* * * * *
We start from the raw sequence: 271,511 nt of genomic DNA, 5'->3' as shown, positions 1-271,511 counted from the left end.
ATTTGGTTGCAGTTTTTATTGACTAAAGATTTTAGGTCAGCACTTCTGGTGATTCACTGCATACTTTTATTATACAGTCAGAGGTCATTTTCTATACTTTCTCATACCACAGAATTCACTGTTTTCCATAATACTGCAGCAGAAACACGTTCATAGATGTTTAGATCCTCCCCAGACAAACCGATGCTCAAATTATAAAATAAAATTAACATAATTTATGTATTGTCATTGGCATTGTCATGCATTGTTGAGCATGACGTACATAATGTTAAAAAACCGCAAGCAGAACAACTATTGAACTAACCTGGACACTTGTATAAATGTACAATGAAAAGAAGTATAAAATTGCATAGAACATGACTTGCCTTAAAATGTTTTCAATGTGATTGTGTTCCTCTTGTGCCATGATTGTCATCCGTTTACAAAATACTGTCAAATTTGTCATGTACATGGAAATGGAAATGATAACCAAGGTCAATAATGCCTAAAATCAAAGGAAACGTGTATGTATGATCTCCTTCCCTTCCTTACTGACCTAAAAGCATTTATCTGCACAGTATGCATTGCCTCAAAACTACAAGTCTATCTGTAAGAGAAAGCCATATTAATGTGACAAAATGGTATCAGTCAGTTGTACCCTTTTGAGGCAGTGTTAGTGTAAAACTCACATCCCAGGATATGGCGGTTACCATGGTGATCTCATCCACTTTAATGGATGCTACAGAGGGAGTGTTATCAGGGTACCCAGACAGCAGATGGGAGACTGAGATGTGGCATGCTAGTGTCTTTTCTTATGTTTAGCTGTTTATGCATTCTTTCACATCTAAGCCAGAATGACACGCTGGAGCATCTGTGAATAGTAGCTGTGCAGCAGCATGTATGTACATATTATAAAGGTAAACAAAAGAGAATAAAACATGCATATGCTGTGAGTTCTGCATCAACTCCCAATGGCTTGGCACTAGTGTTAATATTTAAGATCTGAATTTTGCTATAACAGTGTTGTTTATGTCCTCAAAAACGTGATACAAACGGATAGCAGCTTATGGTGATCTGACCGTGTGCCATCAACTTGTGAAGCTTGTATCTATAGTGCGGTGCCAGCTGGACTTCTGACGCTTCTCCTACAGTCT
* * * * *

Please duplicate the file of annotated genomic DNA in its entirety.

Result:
We start from the raw sequence: 271,511 nt of genomic DNA, 5'->3' as shown, positions 1-271,511 counted from the left end.
ATTTGGTTGCAGTTTTTATTGACTAAAGATTTTAGGTCAGCACTTCTGGTGATTCACTGCATACTTTTATTATACAGTCAGAGGTCATTTTCTATACTTTCTCATACCACAGAATTCACTGTTTTCCATAATACTGCAGCAGAAACACGTTCATAGATGTTTAGATCCTCCCCAGACAAACCGATGCTCAAATTATAAAATAAAATTAACATAATTTATGTATTGTCATTGGCATTGTCATGCATTGTTGAGCATGACGTACATAATGTTAAAAAACCGCAAGCAGAACAACTATTGAACTAACCTGGACACTTGTATAAATGTACAATGAAAAGAAGTATAAAATTGCATAGAACATGACTTGCCTTAAAATGTTTTCAATGTGATTGTGTTCCTCTTGTGCCATGATTGTCATCCGTTTACAAAATACTGTCAAATTTGTCATGTACATGGAAATGGAAATGATAACCAAGGTCAATAATGCCTAAAATCAAAGGAAACGTGTATGTATGATCTCCTTCCCTTCCTTACTGACCTAAAAGCATTTATCTGCACAGTATGCATTGCCTCAAAACTACAAGTCTATCTGTAAGAGAAAGCCATATTAATGTGACAAAATGGTATCAGTCAGTTGTACCCTTTTGAGGCAGTGTTAGTGTAAAACTCACATCCCAGGATATGGCGGTTACCATGGTGATCTCATCCACTTTAATGGATGCTACAGAGGGAGTGTTATCAGGGTACCCAGACAGCAGATGGGAGACTGAGATGTGGCATGCTAGTGTCTTTTCTTATGTTTAGCTGTTTATGCATTCTTTCACATCTAAGCCAGAATGACACGCTGGAGCATCTGTGAATAGTAGCTGTGCAGCAGCATGTATGTACATATTATAAAGGTAAACAAAAGAGAATAAAACATGCATATGCTGTGAGTTCTGCATCAACTCCCAATGGCTTGGCACTAGTGTTAATATTTAAGATCTGAATTTTGCTATAACAGTGTTGTTTATGTCCTCAAAAACGTGATACAAACGGATAGCAGCTTATGGTGATCTGACCGTGTGCCATCAACTTGTGAAGCTTGTATCTATAGTGCGGTGCCAGCTGGACTTCTGACGCTTCTCCTACAGTCT